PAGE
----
Psychologists have studied how the existence of nuclear weapons changes people’s worldview for the past 70 years, but when I asked Weart whether he thought these findings might be transferrable to the psychology of climate change, he was skeptical. “Much less so than you would think,” he said. What is perhaps more useful is to think through how the threat of nuclear weapons has activated people’s fear and inspired action, and consider how this could apply to climate change.
One of the main differences between the two cases is that stories related to climate change have failed to tap into deep-seated pre-existing terrors. Nuclear fear doesn’t have that problem—it draws on a number of extremely potent tropes. As Weart put it: “the mysteries of the universe, the mad scientist, the apocalyptic end of the world.” During the Cold War, people living in the grip of nuclear fear often reported feeling like they were being carried away by something ancient and inexorable. In The Rise of Nuclear Fear, Weart cites a widely reprinted 1945 editorial, Norman Cousins’ “Modern Man is Obsolete,” which described this new terror as a resurgence of an atavistic anxiety: “It is a primitive fear, the fear of the unknown, the fear of forces man can neither channel or comprehend. This fear is not new; in its classical form it is the fear of irrational death. But overnight it has become intensified, magnified. It has burst out of the subconscious and into the conscious.” The primal nature of nuclear fear amplified its potency: Everyone could picture the impending apocalypse.
So far, Weart argues, climate change lacks a visceral image of the worst-case scenario. “What we actually see with [public awareness of] global warming is some kind of a bloodless Manhattan, with water up to a certain level,” he told me. It’s not very scary-looking. And the prominence of the Arctic and Antarctic in coverage of warming hasn’t done us any favors. “The most common imagery of global warming, which you see everywhere and has become iconic, is the collapsing glacier with bits of ice flowing into the ocean,” said Weart. “That has no psychological history. It’s not like giant radioactive Godzilla monsters, which have a history going back to witchcraft.” Weart suggests that the imagery of the flood, with its biblical resonances, could possibly anchor climate change in one of our most durable myths, but people-free diagrams of flooded city streets don’t tap into that potential.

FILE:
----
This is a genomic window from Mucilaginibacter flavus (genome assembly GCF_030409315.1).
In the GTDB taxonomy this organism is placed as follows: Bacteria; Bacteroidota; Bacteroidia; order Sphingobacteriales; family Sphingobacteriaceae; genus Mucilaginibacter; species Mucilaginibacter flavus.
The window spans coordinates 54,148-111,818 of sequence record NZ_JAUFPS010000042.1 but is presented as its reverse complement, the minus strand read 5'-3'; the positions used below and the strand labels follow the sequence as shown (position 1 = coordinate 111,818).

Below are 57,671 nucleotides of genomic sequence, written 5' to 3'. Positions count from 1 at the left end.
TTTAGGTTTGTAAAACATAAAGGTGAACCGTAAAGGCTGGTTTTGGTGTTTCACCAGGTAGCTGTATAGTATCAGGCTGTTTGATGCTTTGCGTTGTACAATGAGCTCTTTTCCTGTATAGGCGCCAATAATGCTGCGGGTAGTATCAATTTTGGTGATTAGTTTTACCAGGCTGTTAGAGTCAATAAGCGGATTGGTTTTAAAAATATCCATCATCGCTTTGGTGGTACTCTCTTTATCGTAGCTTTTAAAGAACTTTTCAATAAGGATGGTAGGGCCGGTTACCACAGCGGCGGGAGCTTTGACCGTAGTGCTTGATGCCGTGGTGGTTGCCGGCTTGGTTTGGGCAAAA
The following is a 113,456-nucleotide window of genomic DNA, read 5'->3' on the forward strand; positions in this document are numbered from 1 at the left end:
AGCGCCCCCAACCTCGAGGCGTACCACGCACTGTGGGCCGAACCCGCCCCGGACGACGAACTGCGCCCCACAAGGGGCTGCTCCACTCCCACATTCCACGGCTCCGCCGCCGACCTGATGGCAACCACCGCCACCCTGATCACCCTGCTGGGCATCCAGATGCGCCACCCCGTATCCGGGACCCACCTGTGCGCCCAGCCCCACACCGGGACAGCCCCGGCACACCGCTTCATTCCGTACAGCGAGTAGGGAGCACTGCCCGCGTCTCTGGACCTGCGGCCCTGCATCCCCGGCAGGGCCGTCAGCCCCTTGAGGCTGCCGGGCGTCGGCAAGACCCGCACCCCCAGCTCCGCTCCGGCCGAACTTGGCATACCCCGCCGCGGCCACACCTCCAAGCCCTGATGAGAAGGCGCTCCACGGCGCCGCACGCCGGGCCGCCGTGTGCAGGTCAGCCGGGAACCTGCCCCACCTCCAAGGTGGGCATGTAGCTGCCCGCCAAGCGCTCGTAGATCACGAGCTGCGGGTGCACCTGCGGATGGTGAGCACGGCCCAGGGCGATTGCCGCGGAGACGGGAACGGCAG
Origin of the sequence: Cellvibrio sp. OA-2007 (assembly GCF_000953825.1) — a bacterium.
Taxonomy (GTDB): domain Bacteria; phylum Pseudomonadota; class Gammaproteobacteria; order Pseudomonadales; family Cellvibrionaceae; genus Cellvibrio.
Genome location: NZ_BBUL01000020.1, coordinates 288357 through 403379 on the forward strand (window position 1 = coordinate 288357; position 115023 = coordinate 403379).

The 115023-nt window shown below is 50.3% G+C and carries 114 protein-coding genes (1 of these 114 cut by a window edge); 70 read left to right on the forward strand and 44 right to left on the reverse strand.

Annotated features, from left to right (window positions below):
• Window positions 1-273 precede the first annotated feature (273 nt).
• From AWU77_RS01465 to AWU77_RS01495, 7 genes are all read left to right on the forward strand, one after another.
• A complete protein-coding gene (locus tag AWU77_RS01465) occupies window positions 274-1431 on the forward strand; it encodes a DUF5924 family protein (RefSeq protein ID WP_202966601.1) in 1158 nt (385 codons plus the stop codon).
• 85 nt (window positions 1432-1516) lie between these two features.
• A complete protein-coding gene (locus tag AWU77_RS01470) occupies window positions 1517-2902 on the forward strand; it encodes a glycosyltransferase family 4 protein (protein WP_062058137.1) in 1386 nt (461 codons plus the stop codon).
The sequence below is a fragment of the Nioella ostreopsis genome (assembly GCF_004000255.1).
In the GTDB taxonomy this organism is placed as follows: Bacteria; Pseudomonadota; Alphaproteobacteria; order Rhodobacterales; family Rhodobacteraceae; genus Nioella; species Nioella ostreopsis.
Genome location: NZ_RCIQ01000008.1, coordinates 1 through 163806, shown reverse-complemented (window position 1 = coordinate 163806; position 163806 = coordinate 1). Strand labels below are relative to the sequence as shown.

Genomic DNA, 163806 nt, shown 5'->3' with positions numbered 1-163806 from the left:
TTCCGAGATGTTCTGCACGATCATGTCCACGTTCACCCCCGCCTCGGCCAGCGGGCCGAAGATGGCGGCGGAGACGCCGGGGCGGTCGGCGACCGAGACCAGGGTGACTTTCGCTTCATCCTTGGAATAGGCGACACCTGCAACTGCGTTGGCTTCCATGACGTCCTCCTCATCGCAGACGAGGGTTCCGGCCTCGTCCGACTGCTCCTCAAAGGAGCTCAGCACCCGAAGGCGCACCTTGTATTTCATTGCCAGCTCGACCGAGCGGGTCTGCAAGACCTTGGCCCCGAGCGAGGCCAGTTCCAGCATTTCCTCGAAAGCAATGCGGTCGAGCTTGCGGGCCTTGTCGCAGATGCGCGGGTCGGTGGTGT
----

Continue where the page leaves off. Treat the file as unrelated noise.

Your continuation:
Nuclear fear also benefits from our bias toward individual stories. In his essay, Wallace-Wells cites Amitav Ghosh’s The Great Derangement, in which Ghosh argues that because climate change is about social fate, not individual agency, it’s hard to narrativize. Nuclear war, unlike climate change, has often been imagined as the opposite—it is a tragic story of individual folly. A person who creates or deploys nuclear weapons, Weart writes in The Rise of Nuclear Fear, is on the brink of becoming a murderer, but also on the brink of committing suicide. The story of the scientists who unleash the atom on the world harks back to the trope of the wizard, witch, or shaman, who meddles with the occult to become more powerful. It’s a permutation of the Faust story, and it’s both recognizable and useful.
Nuclear fear offered another familiar figure for 20th-century novelists and screenwriters to play with: the warmonger whose feckless ego dooms us all. This is why the idea of Trump’s wee fingers on the nuclear button is so scary. We understand that we’ve concentrated world-changing power in these weapons, and that that our governmental and social structures don’t guard us from the possibility that a single deranged person—or a small clique of determined maniacs—could end everything. Climate sins, on the other hand, are sins of omission, not commission: much less dramatic to witness, much more difficult to villainize, and much easier to ignore.
The split-second nature of nuclear war, in which you could be fine one minute and ashes the next, also amplifies nuclear terror. With climate change, Weart said, bad effects are “projected into some future beyond our time. Whereas with nuclear war, it was something that could literally happen tomorrow.” Novelist and doomsayer Philip Wylie, who often worked with nuclear themes, underscored this with an exclamation point in the title of his 1954 book called Tomorrow!—which compared the fates of two cities hit by bombs. Imagery like photos of the “shadows” left by victims in Hiroshima show how nuclear fear is the fear of (as Cousins put it) “irrational death,” which can strike at a moment’s notice. The immediacy makes it a priority.